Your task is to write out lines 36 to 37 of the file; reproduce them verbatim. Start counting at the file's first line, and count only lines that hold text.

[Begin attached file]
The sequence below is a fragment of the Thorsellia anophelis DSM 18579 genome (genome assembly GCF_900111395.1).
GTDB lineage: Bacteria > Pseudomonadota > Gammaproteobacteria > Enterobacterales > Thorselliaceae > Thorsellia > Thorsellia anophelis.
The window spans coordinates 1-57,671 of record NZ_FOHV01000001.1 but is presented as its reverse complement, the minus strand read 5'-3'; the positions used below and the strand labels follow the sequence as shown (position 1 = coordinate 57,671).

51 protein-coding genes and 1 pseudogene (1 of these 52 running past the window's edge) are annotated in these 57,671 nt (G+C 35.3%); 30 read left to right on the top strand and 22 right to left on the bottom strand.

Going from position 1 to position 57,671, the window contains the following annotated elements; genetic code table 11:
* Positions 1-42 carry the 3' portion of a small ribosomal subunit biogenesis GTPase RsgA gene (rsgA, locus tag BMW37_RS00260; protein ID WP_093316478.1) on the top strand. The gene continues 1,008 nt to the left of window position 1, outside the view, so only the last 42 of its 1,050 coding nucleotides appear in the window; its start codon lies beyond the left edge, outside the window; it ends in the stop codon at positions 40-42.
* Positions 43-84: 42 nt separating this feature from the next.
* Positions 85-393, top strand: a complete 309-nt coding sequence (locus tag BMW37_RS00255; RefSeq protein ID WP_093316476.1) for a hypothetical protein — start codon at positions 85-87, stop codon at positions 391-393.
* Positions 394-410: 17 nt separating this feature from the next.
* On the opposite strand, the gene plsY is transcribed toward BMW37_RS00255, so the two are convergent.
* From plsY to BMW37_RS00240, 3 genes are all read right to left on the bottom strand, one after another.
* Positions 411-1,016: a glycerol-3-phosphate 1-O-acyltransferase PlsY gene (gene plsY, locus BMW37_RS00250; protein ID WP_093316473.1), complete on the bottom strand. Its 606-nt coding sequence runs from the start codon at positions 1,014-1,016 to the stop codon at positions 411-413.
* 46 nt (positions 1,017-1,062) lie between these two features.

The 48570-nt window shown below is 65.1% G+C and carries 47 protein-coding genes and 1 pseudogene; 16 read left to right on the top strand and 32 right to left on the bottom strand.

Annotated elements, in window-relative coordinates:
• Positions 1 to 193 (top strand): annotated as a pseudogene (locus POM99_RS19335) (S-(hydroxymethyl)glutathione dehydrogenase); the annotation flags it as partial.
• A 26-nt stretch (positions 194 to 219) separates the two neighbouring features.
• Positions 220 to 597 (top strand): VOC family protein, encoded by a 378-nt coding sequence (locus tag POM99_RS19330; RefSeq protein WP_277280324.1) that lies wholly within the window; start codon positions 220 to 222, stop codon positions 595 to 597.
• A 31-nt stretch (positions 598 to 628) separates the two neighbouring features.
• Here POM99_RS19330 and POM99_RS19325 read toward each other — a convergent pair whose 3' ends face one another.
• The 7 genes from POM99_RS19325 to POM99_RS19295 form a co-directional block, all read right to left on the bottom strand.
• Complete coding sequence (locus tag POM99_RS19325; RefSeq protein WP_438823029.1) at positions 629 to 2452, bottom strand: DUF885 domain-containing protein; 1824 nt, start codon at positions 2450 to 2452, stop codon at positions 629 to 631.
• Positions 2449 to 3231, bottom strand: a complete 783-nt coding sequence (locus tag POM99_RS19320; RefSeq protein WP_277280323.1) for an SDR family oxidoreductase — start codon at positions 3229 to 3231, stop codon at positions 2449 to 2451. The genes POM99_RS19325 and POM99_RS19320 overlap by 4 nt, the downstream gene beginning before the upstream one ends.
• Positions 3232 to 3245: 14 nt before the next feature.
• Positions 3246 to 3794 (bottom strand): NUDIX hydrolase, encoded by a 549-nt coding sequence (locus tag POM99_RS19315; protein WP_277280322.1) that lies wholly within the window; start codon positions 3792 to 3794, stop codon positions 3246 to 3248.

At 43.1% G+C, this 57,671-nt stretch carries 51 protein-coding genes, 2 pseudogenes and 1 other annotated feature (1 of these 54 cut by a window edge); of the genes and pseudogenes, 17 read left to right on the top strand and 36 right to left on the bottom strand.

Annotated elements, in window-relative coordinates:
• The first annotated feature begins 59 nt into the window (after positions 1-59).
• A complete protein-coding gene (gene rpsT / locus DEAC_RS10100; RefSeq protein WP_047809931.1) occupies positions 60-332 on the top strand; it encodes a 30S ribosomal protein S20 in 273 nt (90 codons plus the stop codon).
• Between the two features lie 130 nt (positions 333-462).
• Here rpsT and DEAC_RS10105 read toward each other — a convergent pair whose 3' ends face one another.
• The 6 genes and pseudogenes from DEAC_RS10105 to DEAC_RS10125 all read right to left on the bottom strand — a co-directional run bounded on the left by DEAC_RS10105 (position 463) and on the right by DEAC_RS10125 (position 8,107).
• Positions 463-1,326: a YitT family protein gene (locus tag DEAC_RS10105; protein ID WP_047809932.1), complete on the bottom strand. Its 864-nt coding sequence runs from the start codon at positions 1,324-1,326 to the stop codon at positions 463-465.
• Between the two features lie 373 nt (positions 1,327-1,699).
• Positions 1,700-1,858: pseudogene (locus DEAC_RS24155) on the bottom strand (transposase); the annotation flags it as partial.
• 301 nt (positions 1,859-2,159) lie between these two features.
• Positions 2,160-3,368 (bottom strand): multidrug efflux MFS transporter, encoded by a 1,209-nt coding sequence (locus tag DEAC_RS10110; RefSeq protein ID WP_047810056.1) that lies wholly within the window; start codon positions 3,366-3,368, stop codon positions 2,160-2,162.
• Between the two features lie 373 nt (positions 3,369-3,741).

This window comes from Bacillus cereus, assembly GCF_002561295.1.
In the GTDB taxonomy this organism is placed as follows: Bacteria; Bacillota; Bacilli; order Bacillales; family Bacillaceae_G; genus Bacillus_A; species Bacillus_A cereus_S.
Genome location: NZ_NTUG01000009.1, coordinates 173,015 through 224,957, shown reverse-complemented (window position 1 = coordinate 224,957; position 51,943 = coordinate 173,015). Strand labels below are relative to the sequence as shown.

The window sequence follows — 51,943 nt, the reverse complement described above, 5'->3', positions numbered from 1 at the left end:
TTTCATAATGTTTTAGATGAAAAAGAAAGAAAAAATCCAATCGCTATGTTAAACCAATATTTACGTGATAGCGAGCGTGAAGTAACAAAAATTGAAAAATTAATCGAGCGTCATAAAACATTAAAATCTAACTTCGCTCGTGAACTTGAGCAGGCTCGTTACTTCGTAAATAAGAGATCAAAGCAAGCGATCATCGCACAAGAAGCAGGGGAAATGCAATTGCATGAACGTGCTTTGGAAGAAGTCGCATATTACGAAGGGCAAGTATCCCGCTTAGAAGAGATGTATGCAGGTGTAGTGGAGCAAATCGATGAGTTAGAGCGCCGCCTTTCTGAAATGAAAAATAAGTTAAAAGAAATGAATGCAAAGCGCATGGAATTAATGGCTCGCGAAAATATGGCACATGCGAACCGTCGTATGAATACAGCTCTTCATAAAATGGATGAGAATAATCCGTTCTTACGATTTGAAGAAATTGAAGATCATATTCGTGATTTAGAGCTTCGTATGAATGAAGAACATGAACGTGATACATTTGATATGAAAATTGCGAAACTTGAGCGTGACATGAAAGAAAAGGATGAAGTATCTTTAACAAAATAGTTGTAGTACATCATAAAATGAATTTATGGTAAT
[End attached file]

• 301 nt (positions 1,859-2,159) lie between these two features.
• Positions 2,160-3,368 (bottom strand): multidrug efflux MFS transporter, encoded by a 1,209-nt coding sequence (locus tag DEAC_RS10110; RefSeq protein ID WP_047810056.1) that lies wholly within the window; start codon positions 3,366-3,368, stop codon positions 2,160-2,162.